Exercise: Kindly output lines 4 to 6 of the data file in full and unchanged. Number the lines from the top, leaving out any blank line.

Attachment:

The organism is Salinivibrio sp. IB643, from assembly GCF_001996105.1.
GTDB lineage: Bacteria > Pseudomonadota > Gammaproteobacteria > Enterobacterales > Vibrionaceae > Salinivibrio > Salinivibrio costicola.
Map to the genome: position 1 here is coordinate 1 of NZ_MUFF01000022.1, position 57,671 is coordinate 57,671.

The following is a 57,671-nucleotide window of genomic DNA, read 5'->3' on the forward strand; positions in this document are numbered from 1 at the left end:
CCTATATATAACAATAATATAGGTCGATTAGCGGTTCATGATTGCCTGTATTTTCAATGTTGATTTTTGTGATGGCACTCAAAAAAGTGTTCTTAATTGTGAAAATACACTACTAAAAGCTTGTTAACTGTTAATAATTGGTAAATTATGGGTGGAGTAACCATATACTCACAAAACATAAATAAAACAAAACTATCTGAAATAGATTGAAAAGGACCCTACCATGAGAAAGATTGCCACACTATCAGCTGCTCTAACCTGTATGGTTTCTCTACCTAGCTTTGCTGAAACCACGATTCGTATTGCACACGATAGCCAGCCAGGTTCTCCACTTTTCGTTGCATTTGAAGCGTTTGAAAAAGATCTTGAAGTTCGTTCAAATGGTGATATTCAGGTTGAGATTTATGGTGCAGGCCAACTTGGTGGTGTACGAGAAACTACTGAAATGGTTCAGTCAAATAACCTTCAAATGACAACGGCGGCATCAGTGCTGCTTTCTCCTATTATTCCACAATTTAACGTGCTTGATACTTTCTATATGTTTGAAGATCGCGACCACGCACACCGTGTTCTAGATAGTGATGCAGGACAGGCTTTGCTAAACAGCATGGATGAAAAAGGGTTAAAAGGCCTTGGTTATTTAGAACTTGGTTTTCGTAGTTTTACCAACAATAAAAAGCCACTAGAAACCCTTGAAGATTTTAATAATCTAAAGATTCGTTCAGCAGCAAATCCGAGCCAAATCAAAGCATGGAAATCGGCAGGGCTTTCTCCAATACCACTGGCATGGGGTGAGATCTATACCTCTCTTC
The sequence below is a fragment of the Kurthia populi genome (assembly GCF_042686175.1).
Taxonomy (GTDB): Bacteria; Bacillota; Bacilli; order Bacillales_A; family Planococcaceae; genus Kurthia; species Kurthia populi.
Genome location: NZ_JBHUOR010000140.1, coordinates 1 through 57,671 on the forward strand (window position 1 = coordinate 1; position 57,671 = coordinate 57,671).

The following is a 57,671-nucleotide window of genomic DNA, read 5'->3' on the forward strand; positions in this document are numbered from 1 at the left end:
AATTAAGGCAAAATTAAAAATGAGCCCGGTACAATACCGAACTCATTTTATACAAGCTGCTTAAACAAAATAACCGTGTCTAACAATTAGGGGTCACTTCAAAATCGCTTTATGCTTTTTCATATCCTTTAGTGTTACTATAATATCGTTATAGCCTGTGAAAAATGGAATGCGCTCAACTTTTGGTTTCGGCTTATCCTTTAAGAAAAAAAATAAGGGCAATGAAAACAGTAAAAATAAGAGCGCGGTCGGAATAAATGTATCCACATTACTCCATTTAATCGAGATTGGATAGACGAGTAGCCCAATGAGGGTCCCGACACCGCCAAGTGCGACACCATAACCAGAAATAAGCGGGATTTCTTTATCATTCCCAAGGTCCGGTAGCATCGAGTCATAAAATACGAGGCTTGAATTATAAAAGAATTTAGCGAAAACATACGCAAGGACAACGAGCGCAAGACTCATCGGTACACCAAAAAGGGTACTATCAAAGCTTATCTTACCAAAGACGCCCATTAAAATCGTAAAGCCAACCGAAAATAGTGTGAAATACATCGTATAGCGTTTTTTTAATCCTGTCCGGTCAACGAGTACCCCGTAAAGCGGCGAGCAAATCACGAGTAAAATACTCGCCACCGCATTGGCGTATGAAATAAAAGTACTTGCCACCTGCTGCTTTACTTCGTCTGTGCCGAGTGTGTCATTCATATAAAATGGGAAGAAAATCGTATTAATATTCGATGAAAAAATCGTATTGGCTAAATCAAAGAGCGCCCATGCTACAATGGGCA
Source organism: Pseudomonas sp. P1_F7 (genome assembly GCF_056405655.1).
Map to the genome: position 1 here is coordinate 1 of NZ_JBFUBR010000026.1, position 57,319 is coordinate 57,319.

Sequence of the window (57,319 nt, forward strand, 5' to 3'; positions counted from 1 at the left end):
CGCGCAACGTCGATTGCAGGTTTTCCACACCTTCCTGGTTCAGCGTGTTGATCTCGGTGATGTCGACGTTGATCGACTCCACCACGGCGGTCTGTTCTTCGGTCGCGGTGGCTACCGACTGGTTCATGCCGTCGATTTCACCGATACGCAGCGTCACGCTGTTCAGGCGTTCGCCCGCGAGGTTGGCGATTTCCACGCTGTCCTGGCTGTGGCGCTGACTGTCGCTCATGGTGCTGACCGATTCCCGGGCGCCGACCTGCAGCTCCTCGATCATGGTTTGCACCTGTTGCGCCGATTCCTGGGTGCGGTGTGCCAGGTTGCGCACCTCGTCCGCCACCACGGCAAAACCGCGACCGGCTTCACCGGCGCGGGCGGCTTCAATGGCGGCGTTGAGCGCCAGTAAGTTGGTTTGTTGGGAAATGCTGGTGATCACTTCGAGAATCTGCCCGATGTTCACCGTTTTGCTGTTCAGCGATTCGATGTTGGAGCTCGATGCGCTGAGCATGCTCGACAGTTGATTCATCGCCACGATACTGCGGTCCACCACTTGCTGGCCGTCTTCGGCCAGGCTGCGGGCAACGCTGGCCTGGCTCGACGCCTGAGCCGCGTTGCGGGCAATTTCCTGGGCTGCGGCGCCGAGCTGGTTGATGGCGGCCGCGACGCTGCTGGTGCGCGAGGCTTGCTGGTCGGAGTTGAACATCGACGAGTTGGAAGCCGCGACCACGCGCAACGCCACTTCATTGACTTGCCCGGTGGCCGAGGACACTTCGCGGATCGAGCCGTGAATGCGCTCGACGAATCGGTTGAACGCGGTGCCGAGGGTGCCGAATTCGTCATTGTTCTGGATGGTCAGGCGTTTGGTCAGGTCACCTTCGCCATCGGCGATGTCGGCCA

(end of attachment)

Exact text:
The following is a 57,671-nucleotide window of genomic DNA, read 5'->3' on the forward strand; positions in this document are numbered from 1 at the left end:
CCTATATATAACAATAATATAGGTCGATTAGCGGTTCATGATTGCCTGTATTTTCAATGTTGATTTTTGTGATGGCACTCAAAAAAGTGTTCTTAATTGTGAAAATACACTACTAAAAGCTTGTTAACTGTTAATAATTGGTAAATTATGGGTGGAGTAACCATATACTCACAAAACATAAATAAAACAAAACTATCTGAAATAGATTGAAAAGGACCCTACCATGAGAAAGATTGCCACACTATCAGCTGCTCTAACCTGTATGGTTTCTCTACCTAGCTTTGCTGAAACCACGATTCGTATTGCACACGATAGCCAGCCAGGTTCTCCACTTTTCGTTGCATTTGAAGCGTTTGAAAAAGATCTTGAAGTTCGTTCAAATGGTGATATTCAGGTTGAGATTTATGGTGCAGGCCAACTTGGTGGTGTACGAGAAACTACTGAAATGGTTCAGTCAAATAACCTTCAAATGACAACGGCGGCATCAGTGCTGCTTTCTCCTATTATTCCACAATTTAACGTGCTTGATACTTTCTATATGTTTGAAGATCGCGACCACGCACACCGTGTTCTAGATAGTGATGCAGGACAGGCTTTGCTAAACAGCATGGATGAAAAAGGGTTAAAAGGCCTTGGTTATTTAGAACTTGGTTTTCGTAGTTTTACCAACAATAAAAAGCCACTAGAAACCCTTGAAGATTTTAATAATCTAAAGATTCGTTCAGCAGCAAATCCGAGCCAAATCAAAGCATGGAAATCGGCAGGGCTTTCTCCAATACCACTGGCATGGGGTGAGATCTATACCTCTCTTC
The sequence below is a fragment of the Kurthia populi genome (assembly GCF_042686175.1).